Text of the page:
The future of portable power and renewable energy will likely be driven by electrocatalytic devices, such as fuel cells and metal-air batteries. These devices, which convert the chemical energy of a fuel like hydrogen into electricity, have such applications as fuel cell–based vehicles that would run on compressed hydrogen gas. These autos would produce half the amount of greenhouse gas emissions that are made by vehicles running on fossil fuels. But the widespread commercial development of electrocatalytic devices is hampered by their high cost. The noble metal catalysts (like palladium) used to drive the transformation of chemical fuel into electricity are expensive and rare.
To address the cost issue, a team of Yale University researchers investigated how to make the catalytic structures at the core of devices like fuel cells cheaper and more efficient. Noble metal catalysts need to be embedded into a larger structural support in order for electrocatalytic devices to work; the chemical reactions that they catalyze happen on the surfaces of these structures. The team, which was led by professor of chemical and environmental engineering Andre Taylor, was the first to use a material known as bulk metallic glass (BMG) to create the catalytic surface.
BMGs are ideal materials: composed of noble metal catalysts and other metals like silicon, they are both strong and extremely amorphous. “You can heat [a BMG] up, form it, and cool it down, Taylor said. “It will once again have all the properties of a metal, including strength.” Because of these properties, BMGs can be stretched into tiny wires—only a few nanometers thick—with relative ease. A surface composed of millions of tiny wires has a much higher surface area than a smooth one. This allows more catalytic metals to come into contact with the chemical fuel, which increases reaction efficiency.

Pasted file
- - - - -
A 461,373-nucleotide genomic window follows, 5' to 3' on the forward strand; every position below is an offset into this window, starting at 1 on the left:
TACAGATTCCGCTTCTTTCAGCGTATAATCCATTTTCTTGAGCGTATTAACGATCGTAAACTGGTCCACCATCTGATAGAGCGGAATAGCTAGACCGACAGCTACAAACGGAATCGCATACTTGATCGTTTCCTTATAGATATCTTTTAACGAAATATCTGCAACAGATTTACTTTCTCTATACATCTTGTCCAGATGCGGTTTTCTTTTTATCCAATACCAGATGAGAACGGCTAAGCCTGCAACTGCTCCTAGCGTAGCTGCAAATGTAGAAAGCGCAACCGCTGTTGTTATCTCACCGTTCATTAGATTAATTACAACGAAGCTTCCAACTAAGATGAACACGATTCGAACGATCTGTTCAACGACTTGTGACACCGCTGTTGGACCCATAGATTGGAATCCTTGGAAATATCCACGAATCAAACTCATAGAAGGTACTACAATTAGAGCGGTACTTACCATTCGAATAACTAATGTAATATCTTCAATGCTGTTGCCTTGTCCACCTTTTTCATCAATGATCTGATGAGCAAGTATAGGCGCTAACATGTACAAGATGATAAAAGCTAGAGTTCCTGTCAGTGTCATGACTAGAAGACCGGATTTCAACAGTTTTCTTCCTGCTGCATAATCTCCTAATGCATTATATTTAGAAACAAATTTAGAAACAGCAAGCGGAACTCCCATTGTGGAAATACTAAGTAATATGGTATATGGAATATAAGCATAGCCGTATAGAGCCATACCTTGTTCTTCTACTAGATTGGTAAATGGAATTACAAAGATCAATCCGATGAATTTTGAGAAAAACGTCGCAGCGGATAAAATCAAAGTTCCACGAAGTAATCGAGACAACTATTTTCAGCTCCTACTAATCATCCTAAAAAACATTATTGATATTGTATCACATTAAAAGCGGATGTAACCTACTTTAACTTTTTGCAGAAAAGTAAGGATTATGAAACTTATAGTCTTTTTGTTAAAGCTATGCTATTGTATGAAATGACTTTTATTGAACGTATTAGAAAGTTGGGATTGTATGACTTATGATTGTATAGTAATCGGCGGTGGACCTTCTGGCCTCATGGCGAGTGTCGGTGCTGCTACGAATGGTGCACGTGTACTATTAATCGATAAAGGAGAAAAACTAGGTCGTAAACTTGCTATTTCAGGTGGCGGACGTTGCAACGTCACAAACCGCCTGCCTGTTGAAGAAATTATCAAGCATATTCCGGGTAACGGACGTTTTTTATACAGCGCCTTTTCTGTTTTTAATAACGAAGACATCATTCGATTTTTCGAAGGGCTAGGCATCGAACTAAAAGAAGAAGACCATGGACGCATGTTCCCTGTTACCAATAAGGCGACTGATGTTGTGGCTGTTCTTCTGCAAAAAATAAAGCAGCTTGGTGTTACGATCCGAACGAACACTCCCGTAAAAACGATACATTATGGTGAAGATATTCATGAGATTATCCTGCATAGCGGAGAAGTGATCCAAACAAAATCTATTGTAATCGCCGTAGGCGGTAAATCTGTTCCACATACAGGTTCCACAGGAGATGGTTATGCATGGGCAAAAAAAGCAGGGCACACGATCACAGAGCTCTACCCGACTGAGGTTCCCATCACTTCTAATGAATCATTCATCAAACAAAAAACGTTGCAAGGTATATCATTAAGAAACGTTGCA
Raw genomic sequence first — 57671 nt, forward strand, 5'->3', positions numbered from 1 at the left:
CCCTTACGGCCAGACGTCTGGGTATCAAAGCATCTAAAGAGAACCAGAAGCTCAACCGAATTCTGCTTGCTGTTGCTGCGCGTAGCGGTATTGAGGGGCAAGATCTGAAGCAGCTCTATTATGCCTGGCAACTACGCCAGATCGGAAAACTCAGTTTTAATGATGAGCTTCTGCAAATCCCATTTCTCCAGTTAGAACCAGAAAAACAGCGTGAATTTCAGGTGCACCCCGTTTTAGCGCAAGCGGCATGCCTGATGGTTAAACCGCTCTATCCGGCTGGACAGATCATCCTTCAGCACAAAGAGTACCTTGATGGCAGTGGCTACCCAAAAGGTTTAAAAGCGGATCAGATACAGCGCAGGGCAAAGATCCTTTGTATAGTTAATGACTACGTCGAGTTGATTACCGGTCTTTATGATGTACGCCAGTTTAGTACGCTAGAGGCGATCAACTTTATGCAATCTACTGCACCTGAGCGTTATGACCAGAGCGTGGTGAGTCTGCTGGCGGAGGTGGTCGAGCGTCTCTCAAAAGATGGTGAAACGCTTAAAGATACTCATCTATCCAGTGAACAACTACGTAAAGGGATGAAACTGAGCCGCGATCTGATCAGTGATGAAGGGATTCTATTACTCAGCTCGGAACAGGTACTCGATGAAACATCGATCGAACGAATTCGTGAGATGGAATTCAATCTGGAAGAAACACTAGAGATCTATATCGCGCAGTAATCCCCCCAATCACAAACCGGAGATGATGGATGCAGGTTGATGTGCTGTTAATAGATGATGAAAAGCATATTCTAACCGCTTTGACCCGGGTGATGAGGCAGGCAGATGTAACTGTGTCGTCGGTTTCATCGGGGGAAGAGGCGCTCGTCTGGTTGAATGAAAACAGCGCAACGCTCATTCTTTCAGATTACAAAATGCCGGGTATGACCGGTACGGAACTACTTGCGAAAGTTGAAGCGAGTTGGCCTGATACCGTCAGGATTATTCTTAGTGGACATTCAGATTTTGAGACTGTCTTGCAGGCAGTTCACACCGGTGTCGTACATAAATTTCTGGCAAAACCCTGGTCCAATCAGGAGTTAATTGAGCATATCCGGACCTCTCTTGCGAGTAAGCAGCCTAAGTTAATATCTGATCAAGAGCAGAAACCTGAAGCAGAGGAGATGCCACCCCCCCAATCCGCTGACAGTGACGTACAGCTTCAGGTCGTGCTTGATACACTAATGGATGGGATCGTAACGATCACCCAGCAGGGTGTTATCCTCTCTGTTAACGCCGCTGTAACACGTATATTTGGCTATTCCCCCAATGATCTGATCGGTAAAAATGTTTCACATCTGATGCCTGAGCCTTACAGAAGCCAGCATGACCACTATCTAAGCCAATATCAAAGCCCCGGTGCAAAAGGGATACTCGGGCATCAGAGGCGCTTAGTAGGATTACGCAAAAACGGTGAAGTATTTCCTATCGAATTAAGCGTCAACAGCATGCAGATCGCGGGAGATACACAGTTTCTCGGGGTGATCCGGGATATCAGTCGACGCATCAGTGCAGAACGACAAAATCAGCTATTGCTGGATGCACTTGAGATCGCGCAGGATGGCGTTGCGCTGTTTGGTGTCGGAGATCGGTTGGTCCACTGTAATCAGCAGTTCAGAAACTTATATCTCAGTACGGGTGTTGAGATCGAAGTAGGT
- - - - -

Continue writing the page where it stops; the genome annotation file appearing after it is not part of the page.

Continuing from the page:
The team, which also included Ph.D. candidate Jinyang Li, also sought to fine-tune the BMG material itself. To uncover additional noble metal catalysts, they removed some of the non-noble metal atoms from the surface of the BMG nanostructures. Micro-pores in the structure’s surface are left behind, further increasing the surface area on which reactions can occur.
Though BMGs have incredible potential, there are other electrocatalytic components—like energy-storing capacitors—that are more efficient when made of non-BMG materials. Typically metals, these materials are less moldable than BMGs and thus are extremely difficult to sculpt into nanostructures. By using additive processes involving electric fields, the team found they could give the BMG nanostructures a metal coating. With this technique, scientists could create nanoshapes with a BMG and simply spray the desired metal onto it. For example, Taylor’s team coated BMG nanorods with manganese oxide to create a highly efficient pseudocapacitor.
While these methods are still too expensive to be deployed commercially, they significantly advance the study of electrochemical surfaces. The team’s discovery will be the cover story for the magazine Advanced Materials. The featured image—a stunning graphic of interlaced nanowires—might offer a glimpse into the future of energy.